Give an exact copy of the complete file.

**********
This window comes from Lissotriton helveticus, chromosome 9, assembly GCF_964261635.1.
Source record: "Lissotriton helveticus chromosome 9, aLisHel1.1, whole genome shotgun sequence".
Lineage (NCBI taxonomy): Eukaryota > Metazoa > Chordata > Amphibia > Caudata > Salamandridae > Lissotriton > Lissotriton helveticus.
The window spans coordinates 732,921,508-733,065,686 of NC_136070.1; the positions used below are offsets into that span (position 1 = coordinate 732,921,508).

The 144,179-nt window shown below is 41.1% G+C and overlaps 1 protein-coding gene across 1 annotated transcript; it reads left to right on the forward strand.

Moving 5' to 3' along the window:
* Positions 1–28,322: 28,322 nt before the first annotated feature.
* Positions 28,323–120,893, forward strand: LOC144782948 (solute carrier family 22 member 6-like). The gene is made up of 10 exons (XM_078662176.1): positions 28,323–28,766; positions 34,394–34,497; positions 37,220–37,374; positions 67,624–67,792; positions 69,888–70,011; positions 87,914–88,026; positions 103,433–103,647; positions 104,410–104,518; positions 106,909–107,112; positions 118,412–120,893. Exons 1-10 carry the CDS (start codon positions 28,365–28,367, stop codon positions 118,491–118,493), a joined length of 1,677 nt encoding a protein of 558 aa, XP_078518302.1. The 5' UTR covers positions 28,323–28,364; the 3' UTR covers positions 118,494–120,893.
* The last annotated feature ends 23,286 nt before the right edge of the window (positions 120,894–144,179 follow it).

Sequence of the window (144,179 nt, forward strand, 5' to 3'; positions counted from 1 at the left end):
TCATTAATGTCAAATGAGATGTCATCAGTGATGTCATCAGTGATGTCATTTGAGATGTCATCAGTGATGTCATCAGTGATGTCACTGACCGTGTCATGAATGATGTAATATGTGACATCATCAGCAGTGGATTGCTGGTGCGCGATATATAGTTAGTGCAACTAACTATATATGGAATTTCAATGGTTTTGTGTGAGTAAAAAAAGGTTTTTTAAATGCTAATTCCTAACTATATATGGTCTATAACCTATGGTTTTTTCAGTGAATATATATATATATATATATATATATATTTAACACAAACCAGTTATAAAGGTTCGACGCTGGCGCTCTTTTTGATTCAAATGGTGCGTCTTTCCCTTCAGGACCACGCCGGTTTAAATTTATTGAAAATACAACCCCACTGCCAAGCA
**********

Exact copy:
This window comes from Lissotriton helveticus, chromosome 9, assembly GCF_964261635.1.
Source record: "Lissotriton helveticus chromosome 9, aLisHel1.1, whole genome shotgun sequence".
Lineage (NCBI taxonomy): Eukaryota > Metazoa > Chordata > Amphibia > Caudata > Salamandridae > Lissotriton > Lissotriton helveticus.
The window spans coordinates 732,921,508-733,065,686 of NC_136070.1; the positions used below are offsets into that span (position 1 = coordinate 732,921,508).

The 144,179-nt window shown below is 41.1% G+C and overlaps 1 protein-coding gene across 1 annotated transcript; it reads left to right on the forward strand.

Moving 5' to 3' along the window:
* Positions 1–28,322: 28,322 nt before the first annotated feature.
* Positions 28,323–120,893, forward strand: LOC144782948 (solute carrier family 22 member 6-like). The gene is made up of 10 exons (XM_078662176.1): positions 28,323–28,766; positions 34,394–34,497; positions 37,220–37,374; positions 67,624–67,792; positions 69,888–70,011; positions 87,914–88,026; positions 103,433–103,647; positions 104,410–104,518; positions 106,909–107,112; positions 118,412–120,893. Exons 1-10 carry the CDS (start codon positions 28,365–28,367, stop codon positions 118,491–118,493), a joined length of 1,677 nt encoding a protein of 558 aa, XP_078518302.1. The 5' UTR covers positions 28,323–28,364; the 3' UTR covers positions 118,494–120,893.
* The last annotated feature ends 23,286 nt before the right edge of the window (positions 120,894–144,179 follow it).

Sequence of the window (144,179 nt, forward strand, 5' to 3'; positions counted from 1 at the left end):
TCATTAATGTCAAATGAGATGTCATCAGTGATGTCATCAGTGATGTCATTTGAGATGTCATCAGTGATGTCATCAGTGATGTCACTGACCGTGTCATGAATGATGTAATATGTGACATCATCAGCAGTGGATTGCTGGTGCGCGATATATAGTTAGTGCAACTAACTATATATGGAATTTCAATGGTTTTGTGTGAGTAAAAAAAGGTTTTTTAAATGCTAATTCCTAACTATATATGGTCTATAACCTATGGTTTTTTCAGTGAATATATATATATATATATATATATATATTTAACACAAACCAGTTATAAAGGTTCGACGCTGGCGCTCTTTTTGATTCAAATGGTGCGTCTTTCCCTTCAGGACCACGCCGGTTTAAATTTATTGAAAATACAACCCCACTGCCAAGCA